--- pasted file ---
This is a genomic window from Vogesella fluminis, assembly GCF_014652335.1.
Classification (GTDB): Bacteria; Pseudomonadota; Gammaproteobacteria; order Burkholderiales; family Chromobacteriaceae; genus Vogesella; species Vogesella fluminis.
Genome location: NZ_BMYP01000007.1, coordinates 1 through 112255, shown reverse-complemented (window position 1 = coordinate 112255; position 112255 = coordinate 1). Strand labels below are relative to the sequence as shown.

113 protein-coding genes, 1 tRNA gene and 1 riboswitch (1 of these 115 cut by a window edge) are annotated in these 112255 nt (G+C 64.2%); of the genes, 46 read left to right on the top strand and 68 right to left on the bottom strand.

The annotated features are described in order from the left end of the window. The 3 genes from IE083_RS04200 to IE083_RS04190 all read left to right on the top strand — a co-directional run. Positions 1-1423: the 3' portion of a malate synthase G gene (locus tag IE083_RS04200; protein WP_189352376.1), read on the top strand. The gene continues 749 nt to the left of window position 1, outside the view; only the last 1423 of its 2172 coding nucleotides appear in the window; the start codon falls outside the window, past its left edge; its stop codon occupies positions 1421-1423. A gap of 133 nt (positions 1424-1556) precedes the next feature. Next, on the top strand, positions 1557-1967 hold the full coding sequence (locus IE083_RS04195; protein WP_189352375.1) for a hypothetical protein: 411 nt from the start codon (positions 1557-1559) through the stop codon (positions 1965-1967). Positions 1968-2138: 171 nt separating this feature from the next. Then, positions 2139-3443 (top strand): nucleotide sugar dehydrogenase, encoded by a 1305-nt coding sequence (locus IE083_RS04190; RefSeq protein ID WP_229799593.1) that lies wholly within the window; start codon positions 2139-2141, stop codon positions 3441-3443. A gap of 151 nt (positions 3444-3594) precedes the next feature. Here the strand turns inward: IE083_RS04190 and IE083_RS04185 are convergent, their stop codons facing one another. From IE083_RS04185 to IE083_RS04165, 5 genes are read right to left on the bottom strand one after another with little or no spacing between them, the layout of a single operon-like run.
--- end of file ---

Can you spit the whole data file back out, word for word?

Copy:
This is a genomic window from Vogesella fluminis, assembly GCF_014652335.1.
Classification (GTDB): Bacteria; Pseudomonadota; Gammaproteobacteria; order Burkholderiales; family Chromobacteriaceae; genus Vogesella; species Vogesella fluminis.
Genome location: NZ_BMYP01000007.1, coordinates 1 through 112255, shown reverse-complemented (window position 1 = coordinate 112255; position 112255 = coordinate 1). Strand labels below are relative to the sequence as shown.

113 protein-coding genes, 1 tRNA gene and 1 riboswitch (1 of these 115 cut by a window edge) are annotated in these 112255 nt (G+C 64.2%); of the genes, 46 read left to right on the top strand and 68 right to left on the bottom strand.

The annotated features are described in order from the left end of the window. The 3 genes from IE083_RS04200 to IE083_RS04190 all read left to right on the top strand — a co-directional run. Positions 1-1423: the 3' portion of a malate synthase G gene (locus tag IE083_RS04200; protein WP_189352376.1), read on the top strand. The gene continues 749 nt to the left of window position 1, outside the view; only the last 1423 of its 2172 coding nucleotides appear in the window; the start codon falls outside the window, past its left edge; its stop codon occupies positions 1421-1423. A gap of 133 nt (positions 1424-1556) precedes the next feature. Next, on the top strand, positions 1557-1967 hold the full coding sequence (locus IE083_RS04195; protein WP_189352375.1) for a hypothetical protein: 411 nt from the start codon (positions 1557-1559) through the stop codon (positions 1965-1967). Positions 1968-2138: 171 nt separating this feature from the next. Then, positions 2139-3443 (top strand): nucleotide sugar dehydrogenase, encoded by a 1305-nt coding sequence (locus IE083_RS04190; RefSeq protein ID WP_229799593.1) that lies wholly within the window; start codon positions 2139-2141, stop codon positions 3441-3443. A gap of 151 nt (positions 3444-3594) precedes the next feature. Here the strand turns inward: IE083_RS04190 and IE083_RS04185 are convergent, their stop codons facing one another. From IE083_RS04185 to IE083_RS04165, 5 genes are read right to left on the bottom strand one after another with little or no spacing between them, the layout of a single operon-like run.